Environmental contamination continues to be a hot-button issue in the United States. From the closing statements in the Democratic Presidential Debate in Charleston, South Carolina to the trending Michigan State of the State Address, water contamination in Flint, Michigan is making the news daily. So are updates on the Porter Ranch gas leak and its widespread effects on the environment and economy.

Spent Nuclear Fuel at Hanford

Uncapped spent fuel stored underwater at Hanford site.

And cleaning up contamination can be very expensive. For example, the Hanford Nuclear Reservation in Washington is the largest nuclear waste cleanup in America, with a price tag of $40 billion to date and much work left to do. Another familiar example is the 2010 Deepwater Horizon oil spill; after a recent settlement in October 2015, BP estimated its total costs for the disaster at $54.6 billion. It is easy to see why pollution from human actions has become one of the country’s greatest environmental concerns.

Given the daily threat of environmental contamination and the disastrous effects it can have on human health, the environment, and the economy, organizations around the world are constantly looking for ways to prevent, detect, and/or clean up after these incidents. The current pace of technological change means that new ideas are being introduced that can have lasting effects on the environmental landscape.

Preventing Contamination

  • Marine Environmental Remediation Group (MER) uses green technology to reclaim steel and other metals from platforms and sea vessels that have been retired from use in a way that meets or exceeds all applicable regulations. This proprietary invention maintains the ship’s watertight integrity while large sections are removed, preventing contaminants from touching the surrounding water.

Detecting Contamination

  • The King County Environmental Lab in Washington is using a type of DNA testing to identify bacteria in local bodies of water. The technique is able to determine if human waste is causing contamination in the water. Along with a measuring tool called a thermistor that can “identify spikes of contamination through factors of heat and conductivity,” it is possible to track sources of pollution.
  • Wearable devices are all the rage with consumers wanting to track their unique experiences. While fitness trackers are currently the most popular devices, companies are developing wearables that can monitor air quality for anything from pollutants to ultraviolet (UV) rays. This data can also be used to crowdsource real-time pollution maps to detect what areas have undesirable levels of contamination. Companies such as Lapka PEM, TZOA, and AirBeam track environmental data from each device, which can then be uploaded to an online platform to be shared with all users.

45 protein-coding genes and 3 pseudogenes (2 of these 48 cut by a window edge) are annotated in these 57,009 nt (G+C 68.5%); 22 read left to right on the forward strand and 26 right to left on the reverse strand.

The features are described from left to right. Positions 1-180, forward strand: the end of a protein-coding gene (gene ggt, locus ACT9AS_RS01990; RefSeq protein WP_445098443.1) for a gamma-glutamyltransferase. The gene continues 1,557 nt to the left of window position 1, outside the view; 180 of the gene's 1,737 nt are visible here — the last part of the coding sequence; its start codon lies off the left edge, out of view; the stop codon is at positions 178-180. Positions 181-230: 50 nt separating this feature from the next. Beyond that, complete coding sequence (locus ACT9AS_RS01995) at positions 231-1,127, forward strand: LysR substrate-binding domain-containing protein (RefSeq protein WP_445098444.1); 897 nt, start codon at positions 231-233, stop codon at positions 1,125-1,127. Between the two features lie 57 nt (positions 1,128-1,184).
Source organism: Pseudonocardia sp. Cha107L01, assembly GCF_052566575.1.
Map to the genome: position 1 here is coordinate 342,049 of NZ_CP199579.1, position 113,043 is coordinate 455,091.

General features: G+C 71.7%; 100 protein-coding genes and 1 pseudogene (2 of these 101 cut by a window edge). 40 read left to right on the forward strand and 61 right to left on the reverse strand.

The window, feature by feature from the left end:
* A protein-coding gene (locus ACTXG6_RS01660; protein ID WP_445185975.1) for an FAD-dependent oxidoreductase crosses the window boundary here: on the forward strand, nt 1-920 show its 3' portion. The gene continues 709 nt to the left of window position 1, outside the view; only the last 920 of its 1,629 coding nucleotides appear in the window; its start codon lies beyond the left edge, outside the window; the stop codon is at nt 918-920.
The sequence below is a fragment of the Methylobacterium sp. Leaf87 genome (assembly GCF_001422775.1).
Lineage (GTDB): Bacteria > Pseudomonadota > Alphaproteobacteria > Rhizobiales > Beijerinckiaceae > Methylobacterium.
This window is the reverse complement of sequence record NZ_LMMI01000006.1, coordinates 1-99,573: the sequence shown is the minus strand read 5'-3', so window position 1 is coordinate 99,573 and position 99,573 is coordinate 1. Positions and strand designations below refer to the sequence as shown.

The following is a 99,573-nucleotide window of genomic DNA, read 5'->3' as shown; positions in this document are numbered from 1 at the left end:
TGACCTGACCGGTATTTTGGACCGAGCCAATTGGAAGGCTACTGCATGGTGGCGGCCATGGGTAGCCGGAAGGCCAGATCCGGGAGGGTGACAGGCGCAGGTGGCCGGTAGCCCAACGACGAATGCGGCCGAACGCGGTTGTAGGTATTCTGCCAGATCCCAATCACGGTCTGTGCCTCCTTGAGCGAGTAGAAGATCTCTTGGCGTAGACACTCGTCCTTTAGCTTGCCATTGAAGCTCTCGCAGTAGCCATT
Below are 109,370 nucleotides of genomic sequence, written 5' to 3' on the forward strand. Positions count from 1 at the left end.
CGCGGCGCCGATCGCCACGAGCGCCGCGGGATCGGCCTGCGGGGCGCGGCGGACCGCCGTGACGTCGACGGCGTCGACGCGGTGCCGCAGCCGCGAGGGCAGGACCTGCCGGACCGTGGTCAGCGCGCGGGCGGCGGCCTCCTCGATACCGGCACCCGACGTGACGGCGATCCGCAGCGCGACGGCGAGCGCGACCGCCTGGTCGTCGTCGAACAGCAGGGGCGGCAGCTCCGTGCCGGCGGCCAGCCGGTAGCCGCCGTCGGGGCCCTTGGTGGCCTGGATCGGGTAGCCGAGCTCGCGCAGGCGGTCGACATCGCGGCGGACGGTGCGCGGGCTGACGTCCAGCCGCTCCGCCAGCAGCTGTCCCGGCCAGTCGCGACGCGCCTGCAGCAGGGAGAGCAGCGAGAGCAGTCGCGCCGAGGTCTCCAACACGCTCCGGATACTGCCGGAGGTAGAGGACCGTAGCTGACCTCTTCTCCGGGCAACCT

Cleaning Up Contamination

Membrane Bioreactor Schematic

Simple schematic of a membrane bioreactor system, courtesy of M brannock at English Wikipedia, CC BY-SA 3.0.

  • Numerous technologies are being developed to remove contaminants from wastewater. Honeywell UOP is currently using its XCeed bioreactor technology to help a Wyoming refinery meet new environmental requirements. XCeed helps remove both organic and inorganic contaminants from wastewater. Meanwhile, a U.S. patent was recently awarded to a Canadian company and a research university for their membrane bioreactor system that removes some of the top emerging micropollutants, such as bisphenol-A (BPA), from industrial wastewater.
  • Maria Elena Grimmett, a senior high school student in Florida, recently won a $100,000 college scholarship and the top individual prize at the 2015 Siemens Competition in Math, Science and Technology for her discovery of a way to remove sulfamethazine, a common veterinary antibiotic that contaminates soil and water.
  • Meanwhile, the Italian Dynamic Legged Systems (DLS) lab is developing a quadruped robot with a robotic arm that would have improved maneuverability and dexterity compared to previous robots. The HyQ robot could replace a human in a dangerous situation such as collecting a sample in a severely contaminated area.

From the Bucket Brigade in the early 1990s to now, emerging technology has always played a part in the environmental landscape. What new technology will be developed in the next 10 years or even 5 years? Regardless of what innovations will be developed, new technology will forever change the environmental landscape.